‘2019 is Not a National Election’: Town Hall with Dr Prannoy Roy
Dr Roy spoke on how BJP understands alliances better than Congress, his best counting day & future of Indian news.
Video Editor: Prashant Chauhan
“2019 is not a national election at all, it’s a federation of states election,” said Dr Prannoy Roy, co-founder of NDTV and a veteran journalist at a town hall with The Quint. Based on insights from his latest book The Verdict: Decoding India's Elections and his decades-long experience in journalism, Dr Roy spoke on how the BJP is ahead of the Congress in understanding the importance of alliances, his favourite counting day experience, absence of women voters and the tabloidisation of news.
How is the 2019 election different from other elections you’ve seen?
I think elections have changed very dramatically in India, ever since the first election in 1952 till now. It’s a total sea of change. The voter in the first 25 years after 1952, from 1952 to 1977, used to vote back governments 80% of the time. That means it was pro-incumbency. You could be elected, you could not appear at your constituency, you spend time in Delhi corridors of power, you go back and they will vote you back. Why? It was the era of the “trusting voter,” a bit naive and full of hope. A hopeful voter, because he saw India getting Independence and thought, now we are really on the move.
Unfortunately, 25 years later, things changed dramatically because she felt let down over those 25 years. She kept voting them back, and they kept doing nothing. So, from 1977 to 2002 was the “angry voter,” and more than 70% of governments were thrown out. They were just furious at the lack of development in their villages, in their towns and they would not even distinguish between a good or bad or average government, and they would just throw them out.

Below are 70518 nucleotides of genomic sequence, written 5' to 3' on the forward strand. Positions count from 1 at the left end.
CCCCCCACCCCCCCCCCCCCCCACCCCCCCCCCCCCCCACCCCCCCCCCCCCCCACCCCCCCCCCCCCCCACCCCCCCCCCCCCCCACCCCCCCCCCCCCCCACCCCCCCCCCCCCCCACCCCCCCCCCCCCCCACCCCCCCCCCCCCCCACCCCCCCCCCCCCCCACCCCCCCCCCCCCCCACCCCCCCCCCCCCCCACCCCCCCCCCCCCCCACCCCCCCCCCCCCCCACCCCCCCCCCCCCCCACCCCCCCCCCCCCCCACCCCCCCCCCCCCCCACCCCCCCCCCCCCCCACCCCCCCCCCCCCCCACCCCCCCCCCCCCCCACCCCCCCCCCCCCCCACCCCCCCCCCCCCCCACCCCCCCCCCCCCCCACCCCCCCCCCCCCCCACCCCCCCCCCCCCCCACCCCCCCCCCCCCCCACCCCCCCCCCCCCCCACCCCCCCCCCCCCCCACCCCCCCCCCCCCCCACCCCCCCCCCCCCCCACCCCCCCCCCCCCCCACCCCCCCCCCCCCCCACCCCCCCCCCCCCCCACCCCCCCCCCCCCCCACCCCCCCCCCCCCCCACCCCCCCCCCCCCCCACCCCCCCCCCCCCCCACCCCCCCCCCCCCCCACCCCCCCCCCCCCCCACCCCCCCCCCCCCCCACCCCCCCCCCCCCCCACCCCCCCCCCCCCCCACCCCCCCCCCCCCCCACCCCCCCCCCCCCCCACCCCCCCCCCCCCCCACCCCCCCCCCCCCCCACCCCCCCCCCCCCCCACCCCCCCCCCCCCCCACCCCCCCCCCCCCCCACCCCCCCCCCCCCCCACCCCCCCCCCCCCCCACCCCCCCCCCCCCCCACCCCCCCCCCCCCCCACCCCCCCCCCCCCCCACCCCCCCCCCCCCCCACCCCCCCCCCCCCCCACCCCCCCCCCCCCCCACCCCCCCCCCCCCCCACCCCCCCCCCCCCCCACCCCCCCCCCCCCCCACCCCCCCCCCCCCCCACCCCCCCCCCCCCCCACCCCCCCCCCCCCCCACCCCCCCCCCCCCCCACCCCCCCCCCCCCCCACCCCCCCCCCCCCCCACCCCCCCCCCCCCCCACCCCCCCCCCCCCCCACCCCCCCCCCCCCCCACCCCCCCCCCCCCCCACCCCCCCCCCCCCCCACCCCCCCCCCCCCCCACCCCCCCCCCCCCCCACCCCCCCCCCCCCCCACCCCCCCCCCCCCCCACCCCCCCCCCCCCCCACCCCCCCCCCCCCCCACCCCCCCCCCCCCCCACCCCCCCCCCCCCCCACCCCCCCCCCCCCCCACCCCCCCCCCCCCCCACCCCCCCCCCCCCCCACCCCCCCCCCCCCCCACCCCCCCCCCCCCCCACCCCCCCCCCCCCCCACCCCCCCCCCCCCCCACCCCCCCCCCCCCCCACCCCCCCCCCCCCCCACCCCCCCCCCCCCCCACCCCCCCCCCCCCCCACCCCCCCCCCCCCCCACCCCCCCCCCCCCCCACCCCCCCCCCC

Since 2002, the 3rd phase, it’s a much “wiser voter.” 50% of governments are voted back, 50% of governments are thrown out. And the ones that are voted back are generally those that have done some work, and work not just in the macro sense, but in the micro sense in the villages. And the big change has been the rise in participation of the woman voter. That has been the transformation.
Do you think local issues will take a backseat in the backdrop of the Pulwama and Balakot strike? And also, as you are travelling, do you see Modi Wave 2.0?
I mean it’s a very valid question and a common question – is there a wave? But again, a big change that has happened now is that, votes matter less in winning an election than alliances. They used to hardly matter in the first 25 years, but now almost 50% of seats are won because of forming an alliance and not forming an alliance. So, the first thing to understand is, that this is not actually a national election at all. It’s a federation of states’ election. So, I would say when you are analysing elections, look for each state differently, the issues in each state. Look for whether there are alliances or not, because alliances are hugely important. People say, but do the votes get transferred or not, will SP votes go to the BSP? But analysis shows that not only do the votes get transferred, when you have an alliance, you get a boost of 8%. Because people say they have got a good chance of winning so there is a kind of centrifugal effect because it attracts voters.